Two court cases were successfully appealed and overturned on Oct. 4.
An appeal from a judgment rendered June 13, 2011, for The People of the State of New York v. Barak Cornell declaring the defendant guilty of second-degree arson, second-degree criminal mischief and three counts of first-degree reckless endangerment was reversed and a new trial has been granted.
The court declared there were a couple of procedural errors during the trial which led to the overturned conviction. The first was a jury note which was properly read on the record in the presence of the defendant, defense counsel and the prosecutor, and it then obtained a clear stipulation from both attorneys to the jury's request for information. However, the court instructed the jury off the record, in the jury room and outside of the presence of the defendant.
The second complaint by Cornell was the court allowed witness testimony concerning his prior bad habits up to 10 years before the arson. According to People v. Mateo, "It is fundamental that evidence concerning a defendant's uncharged crimes or prior misconduct is not admissible if it cannot logically be connected to some specific material issue in the case, and tends only to demonstrate that the defendant was predisposed to commit the crime charged."
An order for Elizabeth Costanzo v. County of Chautauqua from Sept. 14, 2012, which denied the personal injury complaint against Chautauqua County, was appealed and unanimously affirmed without costs.
Costanzo sought damages for injuries she sustained when her vehicle was struck by a vehicle operated by Paul Rosage at the intersection of Route 5, a state road, and Van Buren Road, a county road. Rosage's vehicle hit the driver's side of Costanzo's vehicle when she, after stopping at a stop sign on Van Buren Road, drove her vehicle into the path of Rosage's, who was traveling eastbound on Route 5. It was undisputed Rosage had no traffic control devices and was granted the right-of-way.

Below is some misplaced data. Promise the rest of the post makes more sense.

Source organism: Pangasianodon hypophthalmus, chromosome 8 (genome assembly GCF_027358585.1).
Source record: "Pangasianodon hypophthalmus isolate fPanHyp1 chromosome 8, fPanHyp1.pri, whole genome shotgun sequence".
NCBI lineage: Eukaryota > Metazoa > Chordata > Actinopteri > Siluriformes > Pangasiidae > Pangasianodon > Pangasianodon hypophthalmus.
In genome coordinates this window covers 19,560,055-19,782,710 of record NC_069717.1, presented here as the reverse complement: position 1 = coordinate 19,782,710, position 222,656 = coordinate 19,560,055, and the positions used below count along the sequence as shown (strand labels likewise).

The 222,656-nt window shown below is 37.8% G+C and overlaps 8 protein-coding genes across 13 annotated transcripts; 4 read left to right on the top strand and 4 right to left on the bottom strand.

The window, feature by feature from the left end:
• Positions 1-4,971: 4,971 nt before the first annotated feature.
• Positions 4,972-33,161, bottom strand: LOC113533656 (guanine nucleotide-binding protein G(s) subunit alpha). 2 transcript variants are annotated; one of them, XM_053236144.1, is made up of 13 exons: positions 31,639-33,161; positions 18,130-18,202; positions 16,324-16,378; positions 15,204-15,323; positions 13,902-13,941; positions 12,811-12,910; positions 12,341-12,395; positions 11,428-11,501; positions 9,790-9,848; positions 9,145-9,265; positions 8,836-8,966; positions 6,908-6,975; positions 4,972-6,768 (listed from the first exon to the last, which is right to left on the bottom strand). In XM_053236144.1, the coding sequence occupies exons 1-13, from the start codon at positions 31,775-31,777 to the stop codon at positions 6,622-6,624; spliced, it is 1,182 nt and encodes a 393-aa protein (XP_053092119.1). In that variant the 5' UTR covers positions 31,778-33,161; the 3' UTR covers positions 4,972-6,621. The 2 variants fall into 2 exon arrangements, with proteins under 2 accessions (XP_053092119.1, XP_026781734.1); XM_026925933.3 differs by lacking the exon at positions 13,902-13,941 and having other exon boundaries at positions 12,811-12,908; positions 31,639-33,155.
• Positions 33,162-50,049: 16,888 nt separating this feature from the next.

According to Costanzo, Chautauqua County was negligent in "causing and creating an unsafe intersection."
The court concluded the affidavit of a transportation engineer who offered his opinion as an accident reconstruction expert was speculative as the expert failed to submit the data upon which he had based his opinions, and thus the affidavit had no probative value. The court also rejected the county's contention it cannot be held liable as a matter of law for the accident because it does not control the intersection of a county road and a state road. Lastly, the county's contention that it cannot be held liable because it did not have prior written notice of the allegedly defective intersection is without merit given Costanzo alleges the county created the allegedly unsafe condition.